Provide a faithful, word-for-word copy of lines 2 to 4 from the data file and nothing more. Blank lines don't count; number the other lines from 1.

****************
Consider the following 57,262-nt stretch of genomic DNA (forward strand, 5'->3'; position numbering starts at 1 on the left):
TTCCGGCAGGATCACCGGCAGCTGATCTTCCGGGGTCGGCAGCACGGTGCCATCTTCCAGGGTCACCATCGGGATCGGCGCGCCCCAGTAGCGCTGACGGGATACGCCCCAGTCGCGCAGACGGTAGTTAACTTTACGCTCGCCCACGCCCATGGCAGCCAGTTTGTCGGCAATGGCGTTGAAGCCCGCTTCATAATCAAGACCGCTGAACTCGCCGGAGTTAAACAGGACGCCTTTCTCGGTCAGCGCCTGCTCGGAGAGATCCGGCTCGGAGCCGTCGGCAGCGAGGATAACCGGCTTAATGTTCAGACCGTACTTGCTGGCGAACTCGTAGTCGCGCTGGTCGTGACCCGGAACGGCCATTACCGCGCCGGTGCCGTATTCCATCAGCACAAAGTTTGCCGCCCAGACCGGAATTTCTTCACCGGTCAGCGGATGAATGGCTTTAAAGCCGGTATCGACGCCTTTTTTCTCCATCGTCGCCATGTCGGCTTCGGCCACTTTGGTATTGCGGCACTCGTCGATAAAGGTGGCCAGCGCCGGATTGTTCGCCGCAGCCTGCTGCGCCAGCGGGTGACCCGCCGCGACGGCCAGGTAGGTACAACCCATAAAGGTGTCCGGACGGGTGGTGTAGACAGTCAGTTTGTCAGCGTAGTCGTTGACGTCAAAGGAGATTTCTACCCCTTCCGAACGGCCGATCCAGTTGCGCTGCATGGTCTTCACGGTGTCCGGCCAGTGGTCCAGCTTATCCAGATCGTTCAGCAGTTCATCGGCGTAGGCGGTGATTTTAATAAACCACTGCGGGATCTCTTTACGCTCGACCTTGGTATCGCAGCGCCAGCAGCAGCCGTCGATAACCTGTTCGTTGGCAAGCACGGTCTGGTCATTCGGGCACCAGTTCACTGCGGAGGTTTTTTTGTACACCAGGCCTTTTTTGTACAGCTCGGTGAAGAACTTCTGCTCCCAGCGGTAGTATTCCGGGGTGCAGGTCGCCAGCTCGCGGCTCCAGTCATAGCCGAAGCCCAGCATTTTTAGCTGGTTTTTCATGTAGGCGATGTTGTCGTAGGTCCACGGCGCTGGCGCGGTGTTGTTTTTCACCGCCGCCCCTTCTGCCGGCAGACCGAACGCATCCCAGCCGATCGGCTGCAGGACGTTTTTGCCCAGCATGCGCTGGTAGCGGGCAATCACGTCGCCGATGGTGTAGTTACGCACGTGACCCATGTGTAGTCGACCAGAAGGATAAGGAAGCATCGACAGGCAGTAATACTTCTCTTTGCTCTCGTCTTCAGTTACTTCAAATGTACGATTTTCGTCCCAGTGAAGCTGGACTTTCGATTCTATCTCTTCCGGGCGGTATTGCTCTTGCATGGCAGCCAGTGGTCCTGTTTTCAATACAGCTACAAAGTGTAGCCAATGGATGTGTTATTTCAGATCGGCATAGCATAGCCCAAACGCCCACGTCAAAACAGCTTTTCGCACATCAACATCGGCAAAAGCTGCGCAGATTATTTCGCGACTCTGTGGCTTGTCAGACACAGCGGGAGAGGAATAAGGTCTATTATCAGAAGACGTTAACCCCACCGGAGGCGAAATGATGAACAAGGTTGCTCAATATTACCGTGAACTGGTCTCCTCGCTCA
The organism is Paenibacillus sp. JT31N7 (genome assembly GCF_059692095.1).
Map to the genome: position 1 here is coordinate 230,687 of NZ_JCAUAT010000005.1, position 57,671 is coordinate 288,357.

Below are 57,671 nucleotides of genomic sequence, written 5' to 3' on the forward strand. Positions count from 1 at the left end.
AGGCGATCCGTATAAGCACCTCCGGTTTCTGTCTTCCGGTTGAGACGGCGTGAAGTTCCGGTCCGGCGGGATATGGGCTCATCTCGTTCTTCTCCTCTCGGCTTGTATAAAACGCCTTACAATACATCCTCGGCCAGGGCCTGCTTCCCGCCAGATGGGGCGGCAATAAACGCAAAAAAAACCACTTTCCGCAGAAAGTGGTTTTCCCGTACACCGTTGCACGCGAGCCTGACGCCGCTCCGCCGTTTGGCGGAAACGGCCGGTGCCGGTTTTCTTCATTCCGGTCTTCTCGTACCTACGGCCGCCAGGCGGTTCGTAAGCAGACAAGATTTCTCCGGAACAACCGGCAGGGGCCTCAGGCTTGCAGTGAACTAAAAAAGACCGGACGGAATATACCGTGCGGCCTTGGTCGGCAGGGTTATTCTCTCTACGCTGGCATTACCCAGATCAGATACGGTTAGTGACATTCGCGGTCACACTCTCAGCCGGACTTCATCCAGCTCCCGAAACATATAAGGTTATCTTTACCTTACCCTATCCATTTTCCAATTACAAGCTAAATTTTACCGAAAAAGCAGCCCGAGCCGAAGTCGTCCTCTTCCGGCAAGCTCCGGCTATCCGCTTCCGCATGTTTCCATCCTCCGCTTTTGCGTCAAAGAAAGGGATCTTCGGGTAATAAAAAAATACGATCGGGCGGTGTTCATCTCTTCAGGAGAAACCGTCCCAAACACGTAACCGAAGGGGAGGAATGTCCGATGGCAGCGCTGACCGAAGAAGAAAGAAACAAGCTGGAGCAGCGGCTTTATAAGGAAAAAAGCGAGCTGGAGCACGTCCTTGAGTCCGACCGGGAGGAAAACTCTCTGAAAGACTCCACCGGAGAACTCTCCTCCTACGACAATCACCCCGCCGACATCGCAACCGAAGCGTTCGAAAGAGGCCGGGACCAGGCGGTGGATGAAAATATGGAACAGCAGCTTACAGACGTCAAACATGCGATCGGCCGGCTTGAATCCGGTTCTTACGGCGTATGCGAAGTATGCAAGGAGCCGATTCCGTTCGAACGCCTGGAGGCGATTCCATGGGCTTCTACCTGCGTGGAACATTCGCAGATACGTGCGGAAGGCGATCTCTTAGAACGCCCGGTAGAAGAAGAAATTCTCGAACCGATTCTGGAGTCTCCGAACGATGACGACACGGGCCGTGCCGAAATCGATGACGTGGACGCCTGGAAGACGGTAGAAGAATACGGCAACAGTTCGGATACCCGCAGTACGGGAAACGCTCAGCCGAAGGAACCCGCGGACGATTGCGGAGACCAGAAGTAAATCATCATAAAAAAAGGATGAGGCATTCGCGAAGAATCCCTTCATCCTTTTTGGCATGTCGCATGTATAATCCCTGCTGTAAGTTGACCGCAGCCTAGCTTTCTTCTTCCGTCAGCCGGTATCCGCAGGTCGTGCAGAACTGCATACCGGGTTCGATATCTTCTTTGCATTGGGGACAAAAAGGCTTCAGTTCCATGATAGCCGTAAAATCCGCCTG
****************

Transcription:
TTCCGGCAGGATCACCGGCAGCTGATCTTCCGGGGTCGGCAGCACGGTGCCATCTTCCAGGGTCACCATCGGGATCGGCGCGCCCCAGTAGCGCTGACGGGATACGCCCCAGTCGCGCAGACGGTAGTTAACTTTACGCTCGCCCACGCCCATGGCAGCCAGTTTGTCGGCAATGGCGTTGAAGCCCGCTTCATAATCAAGACCGCTGAACTCGCCGGAGTTAAACAGGACGCCTTTCTCGGTCAGCGCCTGCTCGGAGAGATCCGGCTCGGAGCCGTCGGCAGCGAGGATAACCGGCTTAATGTTCAGACCGTACTTGCTGGCGAACTCGTAGTCGCGCTGGTCGTGACCCGGAACGGCCATTACCGCGCCGGTGCCGTATTCCATCAGCACAAAGTTTGCCGCCCAGACCGGAATTTCTTCACCGGTCAGCGGATGAATGGCTTTAAAGCCGGTATCGACGCCTTTTTTCTCCATCGTCGCCATGTCGGCTTCGGCCACTTTGGTATTGCGGCACTCGTCGATAAAGGTGGCCAGCGCCGGATTGTTCGCCGCAGCCTGCTGCGCCAGCGGGTGACCCGCCGCGACGGCCAGGTAGGTACAACCCATAAAGGTGTCCGGACGGGTGGTGTAGACAGTCAGTTTGTCAGCGTAGTCGTTGACGTCAAAGGAGATTTCTACCCCTTCCGAACGGCCGATCCAGTTGCGCTGCATGGTCTTCACGGTGTCCGGCCAGTGGTCCAGCTTATCCAGATCGTTCAGCAGTTCATCGGCGTAGGCGGTGATTTTAATAAACCACTGCGGGATCTCTTTACGCTCGACCTTGGTATCGCAGCGCCAGCAGCAGCCGTCGATAACCTGTTCGTTGGCAAGCACGGTCTGGTCATTCGGGCACCAGTTCACTGCGGAGGTTTTTTTGTACACCAGGCCTTTTTTGTACAGCTCGGTGAAGAACTTCTGCTCCCAGCGGTAGTATTCCGGGGTGCAGGTCGCCAGCTCGCGGCTCCAGTCATAGCCGAAGCCCAGCATTTTTAGCTGGTTTTTCATGTAGGCGATGTTGTCGTAGGTCCACGGCGCTGGCGCGGTGTTGTTTTTCACCGCCGCCCCTTCTGCCGGCAGACCGAACGCATCCCAGCCGATCGGCTGCAGGACGTTTTTGCCCAGCATGCGCTGGTAGCGGGCAATCACGTCGCCGATGGTGTAGTTACGCACGTGACCCATGTGTAGTCGACCAGAAGGATAAGGAAGCATCGACAGGCAGTAATACTTCTCTTTGCTCTCGTCTTCAGTTACTTCAAATGTACGATTTTCGTCCCAGTGAAGCTGGACTTTCGATTCTATCTCTTCCGGGCGGTATTGCTCTTGCATGGCAGCCAGTGGTCCTGTTTTCAATACAGCTACAAAGTGTAGCCAATGGATGTGTTATTTCAGATCGGCATAGCATAGCCCAAACGCCCACGTCAAAACAGCTTTTCGCACATCAACATCGGCAAAAGCTGCGCAGATTATTTCGCGACTCTGTGGCTTGTCAGACACAGCGGGAGAGGAATAAGGTCTATTATCAGAAGACGTTAACCCCACCGGAGGCGAAATGATGAACAAGGTTGCTCAATATTACCGTGAACTGGTCTCCTCGCTCA
The organism is Paenibacillus sp. JT31N7 (genome assembly GCF_059692095.1).
Map to the genome: position 1 here is coordinate 230,687 of NZ_JCAUAT010000005.1, position 57,671 is coordinate 288,357.